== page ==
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California Online Poker Bill Sees Changes

8 July 2011 by admin

Senator Lou Correa has decided to make some changes to his bill to regulate online poker in the state of California. And I am not talking about a couple of tiny tweaks; these are some pretty heavy changes. These changes come on a few days ahead of a hearing scheduled with the California Senate Government Organization Committee, which is scheduled for July 12th. The hearing is meant to allow those on the committee and its chair, Senator Rod Wright, the opportunity to learn more about the bill and no vote is scheduled to take place; this is an informational hearing only about the online poker bill.

The reason for the hearing is that there are two bills in the California Senate and Wright has said that only one will continue on to the full Senate. The other bill is proposed by Wright himself. It is likely that Correa made changes to his online poker bill in order to increase the chances of his bill being the one to go on to the full State Senate.

The changes Correa has made bring it more in line with Wright’s bill. For starters, Correa has done away with the cap his bill originally set. At his bill’s onset, only five online gambling operators would be awarded licenses. Now his bill allows for an unlimited number of operators to obtain licenses for online poker. To also increase the drawing power of online poker operators, Correa also put a reduced licensing fee into his bill: for operators who apply within the first 90 days of the bill taking effect, only $50 million is required; after 90 days the fee goes up to $250 million. As for Sovereign Nations who want to get in on the online poker action, those tribes would need a tribal gaming ordinance stamp issued to them by the National Indian Gaming Commission.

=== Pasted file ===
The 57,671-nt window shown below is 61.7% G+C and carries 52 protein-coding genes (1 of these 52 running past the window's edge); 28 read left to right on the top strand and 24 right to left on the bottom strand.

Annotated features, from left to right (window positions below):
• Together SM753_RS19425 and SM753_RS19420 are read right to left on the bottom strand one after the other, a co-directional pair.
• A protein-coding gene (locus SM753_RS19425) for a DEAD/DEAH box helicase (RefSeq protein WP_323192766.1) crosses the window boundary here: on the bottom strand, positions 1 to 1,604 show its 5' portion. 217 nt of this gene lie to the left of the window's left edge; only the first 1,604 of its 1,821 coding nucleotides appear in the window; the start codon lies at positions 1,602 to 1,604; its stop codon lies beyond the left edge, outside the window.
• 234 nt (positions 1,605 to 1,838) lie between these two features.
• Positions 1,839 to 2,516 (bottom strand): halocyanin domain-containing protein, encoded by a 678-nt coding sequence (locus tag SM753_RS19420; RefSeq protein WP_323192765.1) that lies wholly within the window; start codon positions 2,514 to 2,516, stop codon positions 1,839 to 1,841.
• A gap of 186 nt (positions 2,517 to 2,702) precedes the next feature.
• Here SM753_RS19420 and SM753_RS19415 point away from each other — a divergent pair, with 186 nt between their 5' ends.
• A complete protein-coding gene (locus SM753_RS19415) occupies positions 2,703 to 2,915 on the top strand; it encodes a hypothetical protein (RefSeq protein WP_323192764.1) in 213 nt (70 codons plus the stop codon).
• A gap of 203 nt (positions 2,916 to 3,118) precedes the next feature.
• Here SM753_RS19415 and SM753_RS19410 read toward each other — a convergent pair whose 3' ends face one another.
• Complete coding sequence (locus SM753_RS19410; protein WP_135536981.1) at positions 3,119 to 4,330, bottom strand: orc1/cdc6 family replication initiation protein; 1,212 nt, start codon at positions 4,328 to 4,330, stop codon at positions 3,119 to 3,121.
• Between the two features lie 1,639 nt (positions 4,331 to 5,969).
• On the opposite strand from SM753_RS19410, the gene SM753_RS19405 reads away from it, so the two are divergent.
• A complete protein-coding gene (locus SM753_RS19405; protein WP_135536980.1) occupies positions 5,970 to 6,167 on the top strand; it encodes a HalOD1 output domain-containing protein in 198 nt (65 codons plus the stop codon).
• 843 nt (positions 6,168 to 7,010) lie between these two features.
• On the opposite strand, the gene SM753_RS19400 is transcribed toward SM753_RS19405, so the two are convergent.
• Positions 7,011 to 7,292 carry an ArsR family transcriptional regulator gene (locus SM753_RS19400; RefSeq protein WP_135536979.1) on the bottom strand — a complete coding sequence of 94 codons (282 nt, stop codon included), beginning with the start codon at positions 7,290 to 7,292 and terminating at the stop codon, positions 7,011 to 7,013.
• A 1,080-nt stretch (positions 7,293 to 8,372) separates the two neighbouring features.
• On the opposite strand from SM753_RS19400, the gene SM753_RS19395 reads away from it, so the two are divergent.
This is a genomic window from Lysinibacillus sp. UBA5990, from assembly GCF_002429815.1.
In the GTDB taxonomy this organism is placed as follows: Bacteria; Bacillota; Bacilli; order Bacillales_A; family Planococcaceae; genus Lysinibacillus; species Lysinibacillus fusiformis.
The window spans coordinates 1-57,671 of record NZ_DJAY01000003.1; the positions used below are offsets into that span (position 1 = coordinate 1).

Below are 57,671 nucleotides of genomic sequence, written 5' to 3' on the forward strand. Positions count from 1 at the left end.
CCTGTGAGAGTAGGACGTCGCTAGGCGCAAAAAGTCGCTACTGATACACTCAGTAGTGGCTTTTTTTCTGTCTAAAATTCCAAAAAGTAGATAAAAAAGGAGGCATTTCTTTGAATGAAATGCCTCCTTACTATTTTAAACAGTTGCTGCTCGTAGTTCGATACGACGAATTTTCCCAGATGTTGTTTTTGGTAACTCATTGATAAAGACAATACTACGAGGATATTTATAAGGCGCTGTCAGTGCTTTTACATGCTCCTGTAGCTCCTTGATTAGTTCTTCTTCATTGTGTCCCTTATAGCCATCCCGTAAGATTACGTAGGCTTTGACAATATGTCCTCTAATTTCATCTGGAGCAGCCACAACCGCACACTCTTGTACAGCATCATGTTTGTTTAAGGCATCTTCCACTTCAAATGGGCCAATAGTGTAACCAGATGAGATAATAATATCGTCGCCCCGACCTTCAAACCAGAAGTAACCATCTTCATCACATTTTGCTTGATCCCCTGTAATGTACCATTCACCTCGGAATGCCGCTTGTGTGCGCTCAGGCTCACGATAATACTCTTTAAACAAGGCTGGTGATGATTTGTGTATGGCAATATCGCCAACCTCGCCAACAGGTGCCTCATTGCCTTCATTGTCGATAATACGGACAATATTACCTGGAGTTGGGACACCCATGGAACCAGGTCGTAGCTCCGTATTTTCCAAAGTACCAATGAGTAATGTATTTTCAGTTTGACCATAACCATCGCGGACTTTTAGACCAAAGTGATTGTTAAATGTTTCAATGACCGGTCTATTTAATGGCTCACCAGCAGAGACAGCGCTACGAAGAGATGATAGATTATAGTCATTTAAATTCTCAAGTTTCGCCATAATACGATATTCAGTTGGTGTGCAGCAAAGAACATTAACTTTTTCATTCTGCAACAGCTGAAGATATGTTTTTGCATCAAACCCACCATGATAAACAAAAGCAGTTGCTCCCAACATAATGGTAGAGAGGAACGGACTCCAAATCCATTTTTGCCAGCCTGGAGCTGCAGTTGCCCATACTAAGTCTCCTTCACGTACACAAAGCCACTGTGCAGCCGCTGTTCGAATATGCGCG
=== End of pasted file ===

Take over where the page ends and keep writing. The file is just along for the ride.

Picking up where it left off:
But to make his bill more appealing to California’s government, Correa has also amped up the penalties in his bill. For those who are caught gambling illegally, there would be a $10,000 fine. Also a player’s property, money or other assets could be seized as a means of punishment.

Those are the changes Correa has made to bring is bill for online poker into better competition with Wright’s online gambling bill. However, Wright’s bill differs in that it is not limited to only online poker. Wright’s bill would allow for online casinos to operate in California; there is also no limit on the number of operators who could apply for licenses.

Wright’s bill was the first of the two to be introduced and it offers a broader spectrum of real money online gambling options, which could prove to be enticing to California for its ability to generate more revenue simply from offering more. will continue to follow the two bills and will be sure to let readers know which of the two bills moves forward.

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